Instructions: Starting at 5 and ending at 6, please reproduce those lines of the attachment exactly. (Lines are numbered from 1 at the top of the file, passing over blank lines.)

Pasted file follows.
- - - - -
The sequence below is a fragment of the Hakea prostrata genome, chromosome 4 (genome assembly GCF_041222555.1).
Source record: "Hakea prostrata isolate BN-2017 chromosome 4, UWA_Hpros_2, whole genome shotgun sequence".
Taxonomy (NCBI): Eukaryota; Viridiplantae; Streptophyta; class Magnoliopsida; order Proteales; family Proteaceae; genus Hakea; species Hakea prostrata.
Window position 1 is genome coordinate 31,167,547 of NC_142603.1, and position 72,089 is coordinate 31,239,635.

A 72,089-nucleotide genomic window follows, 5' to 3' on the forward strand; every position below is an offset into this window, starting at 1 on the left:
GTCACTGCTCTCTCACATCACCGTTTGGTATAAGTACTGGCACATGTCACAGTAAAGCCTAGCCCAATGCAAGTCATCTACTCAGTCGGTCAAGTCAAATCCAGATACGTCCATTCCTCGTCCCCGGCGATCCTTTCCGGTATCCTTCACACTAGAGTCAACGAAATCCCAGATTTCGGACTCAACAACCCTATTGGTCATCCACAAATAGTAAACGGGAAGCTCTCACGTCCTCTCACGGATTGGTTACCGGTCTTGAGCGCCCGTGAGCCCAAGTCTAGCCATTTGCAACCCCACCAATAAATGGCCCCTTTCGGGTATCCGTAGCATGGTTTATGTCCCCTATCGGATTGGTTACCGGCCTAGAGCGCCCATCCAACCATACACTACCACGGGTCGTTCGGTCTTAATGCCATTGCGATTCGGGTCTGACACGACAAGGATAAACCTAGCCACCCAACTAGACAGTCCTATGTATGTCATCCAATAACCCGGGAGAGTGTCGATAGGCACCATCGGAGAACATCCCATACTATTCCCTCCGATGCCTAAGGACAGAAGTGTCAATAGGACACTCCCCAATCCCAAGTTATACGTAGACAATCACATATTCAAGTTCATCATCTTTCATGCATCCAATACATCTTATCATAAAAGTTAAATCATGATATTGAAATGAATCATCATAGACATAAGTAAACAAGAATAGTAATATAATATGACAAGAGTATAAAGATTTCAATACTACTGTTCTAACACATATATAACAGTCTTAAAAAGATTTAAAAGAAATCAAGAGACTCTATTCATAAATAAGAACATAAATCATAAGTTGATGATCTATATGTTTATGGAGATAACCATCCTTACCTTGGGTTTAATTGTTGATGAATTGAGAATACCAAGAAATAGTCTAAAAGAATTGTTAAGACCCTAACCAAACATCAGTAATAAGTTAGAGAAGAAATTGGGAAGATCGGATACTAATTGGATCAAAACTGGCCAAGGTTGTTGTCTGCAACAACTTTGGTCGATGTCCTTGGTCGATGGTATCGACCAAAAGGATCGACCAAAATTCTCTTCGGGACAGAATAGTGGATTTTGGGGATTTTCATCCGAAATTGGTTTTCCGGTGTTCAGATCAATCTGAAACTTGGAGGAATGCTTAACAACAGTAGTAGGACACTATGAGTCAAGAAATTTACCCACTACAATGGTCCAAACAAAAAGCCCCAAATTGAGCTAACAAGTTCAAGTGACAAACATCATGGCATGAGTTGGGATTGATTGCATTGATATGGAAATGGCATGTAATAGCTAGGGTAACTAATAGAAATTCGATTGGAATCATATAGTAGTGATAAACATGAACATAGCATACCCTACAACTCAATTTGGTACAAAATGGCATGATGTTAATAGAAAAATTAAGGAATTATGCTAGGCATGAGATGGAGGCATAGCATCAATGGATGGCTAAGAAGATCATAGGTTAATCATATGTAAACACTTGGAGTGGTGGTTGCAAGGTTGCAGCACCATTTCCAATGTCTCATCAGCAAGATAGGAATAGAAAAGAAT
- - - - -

A 72,089-nucleotide genomic window follows, 5' to 3' on the forward strand; every position below is an offset into this window, starting at 1 on the left:
GTCACTGCTCTCTCACATCACCGTTTGGTATAAGTACTGGCACATGTCACAGTAAAGCCTAGCCCAATGCAAGTCATCTACTCAGTCGGTCAAGTCAAATCCAGATACGTCCATTCCTCGTCCCCGGCGATCCTTTCCGGTATCCTTCACACTAGAGTCAACGAAATCCCAGATTTCGGACTCAACAACCCTATTGGTCATCCACAAATAGTAAACGGGAAGCTCTCACGTCCTCTCACGGATTGGTTACCGGTCTTGAGCGCCCGTGAGCCCAAGTCTAGCCATTTGCAACCCCACCAATAAATGGCCCCTTTCGGGTATCCGTAGCATGGTTTATGTCCCCTATCGGATTGGTTACCGGCCTAGAGCGCCCATCCAACCATACACTACCACGGGTCGTTCGGTCTTAATGCCATTGCGATTCGGGTCTGACACGACAAGGATAAACCTAGCCACCCAACTAGACAGTCCTATGTATGTCATCCAATAACCCGGGAGAGTGTCGATAGGCACCATCGGAGAACATCCCATACTATTCCCTCCGATGCCTAAGGACAGAAGTGTCAATAGGACACTCCCCAATCCCAAGTTATACGTAGACAATCACATATTCAAGTTCATCATCTTTCATGCATCCAATACATCTTATCATAAAAGTTAAATCATGATATTGAAATGAATCATCATAGACATAAGTAAACAAGAATAGTAATATAATATGACAAGAGTATAAAGATTTCAATACTACTGTTCTAACACATATATAACAGTCTTAAAAAGATTTAAAAGAAATCAAGAGACTCTATTCATAAATAAGAACATAAATCATAAGTTGATGATCTATATGTTTATGGAGATAACCATCCTTACCTTGGGTTTAATTGTTGATGAATTGAGAATACCAAGAAATAGTCTAAAAGAATTGTTAAGACCCTAACCAAACATCAGTAATAAGTTAGAGAAGAAATTGGGAAGATCGGATACTAATTGGATCAAAACTGGCCAAGGTTGTTGTCTGCAACAACTTTGGTCGATGTCCTTGGTCGATGGTATCGACCAAAAGGATCGACCAAAATTCTCTTCGGGACAGAATAGTGGATTTTGGGGATTTTCATCCGAAATTGGTTTTCCGGTGTTCAGATCAATCTGAAACTTGGAGGAATGCTTAACAACAGTAGTAGGACACTATGAGTCAAGAAATTTACCCACTACAATGGTCCAAACAAAAAGCCCCAAATTGAGCTAACAAGTTCAAGTGACAAACATCATGGCATGAGTTGGGATTGATTGCATTGATATGGAAATGGCATGTAATAGCTAGGGTAACTAATAGAAATTCGATTGGAATCATATAGTAGTGATAAACATGAACATAGCATACCCTACAACTCAATTTGGTACAAAATGGCATGATGTTAATAGAAAAATTAAGGAATTATGCTAGGCATGAGATGGAGGCATAGCATCAATGGATGGCTAAGAAGATCATAGGTTAATCATATGTAAACACTTGGAGTGGTGGTTGCAAGGTTGCAGCACCATTTCCAATGTCTCATCAGCAAGATAGGAATAGAAAAGAAT